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Three Choruses from Tsar Feodor Ioannovich

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Georgy Sviridov (b1915) stands as a giant among Russian choral composers of the Soviet era. Almost single-handedly he carried forth the torch of high-minded and spirit-imbued choral art in the tradition of the pre-1917 Moscow Synodal School which had spearheaded a renaissance of highly artistic choral composition in the last decade of the nineteenth and the first two decades of the twentieth centuries. While most of his contemporaries were crafting ideologically correct folk-song arrangements or vacuous paeans to the brave new socialist paradise, Sviridov continued the tradition of composing choral music on texts of the highest quality—texts drawn from the Orthodox liturgy and texts by the best of Russian (and some non-Russian) poets. Official Communist Party ideology prohibited the composition of sacred works, so Sviridov cleverly circumvented this injunction by composing three sacred choruses under the guise of incidental music for Alexis Tolstoy’s play Tsar Feodor Ioannovich, an historical drama set in the seventeenth century.

The first chorus, Molitva (Prayer), uses the traditional liturgical text ‘Rejoice, O virgin’ from the Orthodox Vesper service. Musically, the work blends unison melodic motifs reminiscent of the ancient znamenny chant of the Russian Orthodox Church with harmonically resplendent, multi-layered textures characteristic of the Moscow Synodal style. The second number, Liubov sviataya (Sacred love), uses a non-liturgical text intoned in chant-like fashion by the soprano soloist over what might be termed a Byzantine-style drone (ison) in a twentieth-century harmonic incarnation. The effect is, at once, serene and filled with intense pathos. The third chorus, Pokayannïy stih (A Verse of Repentance), employs actual znamenny chant melodies, transcribed by the Soviet era’s pre-eminent chant scholar, Maksim Brazhnikov; the text is drawn from the penitential and apocalyptic poetry of the Russian ‘spiritual verses’—paraliturgical sacred songs that abounded in medieval Russia. Once again, to achieve sonorous and dramatic ends, Sviridov melds linear chant phrases with a layered ‘homorhythmic polyphony’, a style of choral writing distilled from indigenous Russian folk-singing initially by Tchaikovsky and Mussorgsky, but developed to a high degree of refinement in the choral works of Alexander Kastalsky and Sergei Rachmaninov.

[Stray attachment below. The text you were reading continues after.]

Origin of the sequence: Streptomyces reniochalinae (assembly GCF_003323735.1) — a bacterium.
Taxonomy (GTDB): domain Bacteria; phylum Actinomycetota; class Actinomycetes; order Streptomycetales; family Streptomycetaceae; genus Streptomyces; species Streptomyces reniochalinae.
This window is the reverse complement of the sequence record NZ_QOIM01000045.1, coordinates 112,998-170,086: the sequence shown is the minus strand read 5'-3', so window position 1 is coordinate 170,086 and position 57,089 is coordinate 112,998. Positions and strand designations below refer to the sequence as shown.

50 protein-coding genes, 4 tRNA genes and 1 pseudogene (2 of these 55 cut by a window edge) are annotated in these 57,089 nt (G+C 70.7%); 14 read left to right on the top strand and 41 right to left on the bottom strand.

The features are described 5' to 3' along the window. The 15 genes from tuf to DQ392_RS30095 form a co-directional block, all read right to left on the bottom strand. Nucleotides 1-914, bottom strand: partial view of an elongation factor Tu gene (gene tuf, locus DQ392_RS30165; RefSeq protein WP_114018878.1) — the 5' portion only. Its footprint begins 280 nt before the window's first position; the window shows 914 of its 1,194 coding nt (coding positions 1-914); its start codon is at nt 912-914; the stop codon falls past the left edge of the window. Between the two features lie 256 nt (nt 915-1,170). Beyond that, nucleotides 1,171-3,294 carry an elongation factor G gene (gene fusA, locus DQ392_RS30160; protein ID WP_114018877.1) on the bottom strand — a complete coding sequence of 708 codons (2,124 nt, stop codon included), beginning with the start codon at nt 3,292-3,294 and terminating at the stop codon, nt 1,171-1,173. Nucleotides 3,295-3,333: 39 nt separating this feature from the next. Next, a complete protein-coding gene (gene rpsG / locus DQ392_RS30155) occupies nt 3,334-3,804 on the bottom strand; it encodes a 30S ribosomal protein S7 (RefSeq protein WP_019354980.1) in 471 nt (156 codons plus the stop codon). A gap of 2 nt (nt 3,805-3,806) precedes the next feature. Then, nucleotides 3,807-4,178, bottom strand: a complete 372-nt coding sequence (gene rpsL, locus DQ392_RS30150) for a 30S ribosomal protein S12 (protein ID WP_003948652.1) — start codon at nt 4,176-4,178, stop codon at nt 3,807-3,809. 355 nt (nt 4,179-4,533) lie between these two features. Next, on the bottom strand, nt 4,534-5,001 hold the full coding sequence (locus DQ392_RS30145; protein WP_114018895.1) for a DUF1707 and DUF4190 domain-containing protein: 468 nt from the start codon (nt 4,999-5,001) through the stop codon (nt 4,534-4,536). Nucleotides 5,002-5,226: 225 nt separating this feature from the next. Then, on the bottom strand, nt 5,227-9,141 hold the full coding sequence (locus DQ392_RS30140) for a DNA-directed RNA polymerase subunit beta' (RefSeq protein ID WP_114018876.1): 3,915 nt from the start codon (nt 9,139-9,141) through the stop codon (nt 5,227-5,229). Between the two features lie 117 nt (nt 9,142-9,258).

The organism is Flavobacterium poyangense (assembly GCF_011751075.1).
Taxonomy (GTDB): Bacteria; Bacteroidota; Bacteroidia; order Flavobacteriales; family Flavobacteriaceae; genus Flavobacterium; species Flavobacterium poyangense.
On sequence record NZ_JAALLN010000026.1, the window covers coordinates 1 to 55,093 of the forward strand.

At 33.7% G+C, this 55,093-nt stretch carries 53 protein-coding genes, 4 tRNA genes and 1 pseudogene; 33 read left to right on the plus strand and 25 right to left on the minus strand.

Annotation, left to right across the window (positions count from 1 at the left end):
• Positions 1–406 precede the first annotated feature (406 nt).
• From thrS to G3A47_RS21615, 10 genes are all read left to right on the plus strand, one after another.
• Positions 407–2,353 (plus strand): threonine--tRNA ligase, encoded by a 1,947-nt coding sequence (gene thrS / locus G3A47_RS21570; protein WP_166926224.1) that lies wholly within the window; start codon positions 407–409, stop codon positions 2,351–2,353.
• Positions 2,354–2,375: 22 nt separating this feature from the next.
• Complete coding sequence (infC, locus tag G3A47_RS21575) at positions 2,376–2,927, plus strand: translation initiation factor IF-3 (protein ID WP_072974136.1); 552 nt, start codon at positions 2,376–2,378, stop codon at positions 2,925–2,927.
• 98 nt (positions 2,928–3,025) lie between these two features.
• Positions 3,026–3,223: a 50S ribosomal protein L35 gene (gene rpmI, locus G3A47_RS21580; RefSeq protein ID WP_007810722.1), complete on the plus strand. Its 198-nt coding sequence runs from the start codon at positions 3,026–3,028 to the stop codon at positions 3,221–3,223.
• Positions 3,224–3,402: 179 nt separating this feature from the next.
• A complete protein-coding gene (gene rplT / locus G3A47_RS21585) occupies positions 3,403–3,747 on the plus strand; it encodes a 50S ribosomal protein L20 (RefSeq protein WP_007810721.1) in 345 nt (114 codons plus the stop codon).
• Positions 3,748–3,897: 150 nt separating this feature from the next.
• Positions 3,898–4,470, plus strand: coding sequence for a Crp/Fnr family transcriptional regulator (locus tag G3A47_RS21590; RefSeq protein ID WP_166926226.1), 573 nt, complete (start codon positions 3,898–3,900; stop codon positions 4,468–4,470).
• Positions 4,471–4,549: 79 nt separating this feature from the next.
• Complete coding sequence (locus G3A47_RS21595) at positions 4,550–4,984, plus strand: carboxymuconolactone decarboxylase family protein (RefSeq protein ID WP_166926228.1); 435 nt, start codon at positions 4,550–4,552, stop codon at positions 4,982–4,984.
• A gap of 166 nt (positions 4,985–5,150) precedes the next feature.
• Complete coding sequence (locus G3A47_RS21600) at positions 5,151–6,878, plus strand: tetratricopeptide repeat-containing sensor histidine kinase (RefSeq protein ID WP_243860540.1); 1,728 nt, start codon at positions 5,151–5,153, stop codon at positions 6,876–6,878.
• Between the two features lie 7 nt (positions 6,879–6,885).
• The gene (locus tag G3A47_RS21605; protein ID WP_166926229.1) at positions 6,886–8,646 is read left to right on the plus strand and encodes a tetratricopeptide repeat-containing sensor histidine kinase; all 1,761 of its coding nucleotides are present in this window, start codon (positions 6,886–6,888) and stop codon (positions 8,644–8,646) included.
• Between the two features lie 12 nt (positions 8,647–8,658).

from notes by Vladimir Morosan © 1997


Ikon, Vol. 1
The Essential Hyperion, Vol. 2
This album is not yet available for downloadHYP202CDs Super-budget price sampler — Deleted


No 1: Molitva 'Prayer'  Bogoroditse Devo, raduysia 'Rejoice, O virgin Mother of God'
Track 1 on CDA66928 [3'48]
No 2: Liubov sviataya 'Sacred love'  Tï, liubov sviataya 'Thou, O sacred love'
Track 2 on CDA66928 [3'25]
Track 28 on HYP20 CD1 [3'25] 2CDs Super-budget price sampler — Deleted
No 3: Pokayannïy stih 'A verse of repentance'  Okayannïy i ubogiy cheloveche! 'O miserable and wretched man!'
Track 3 on CDA66928 [2'36]

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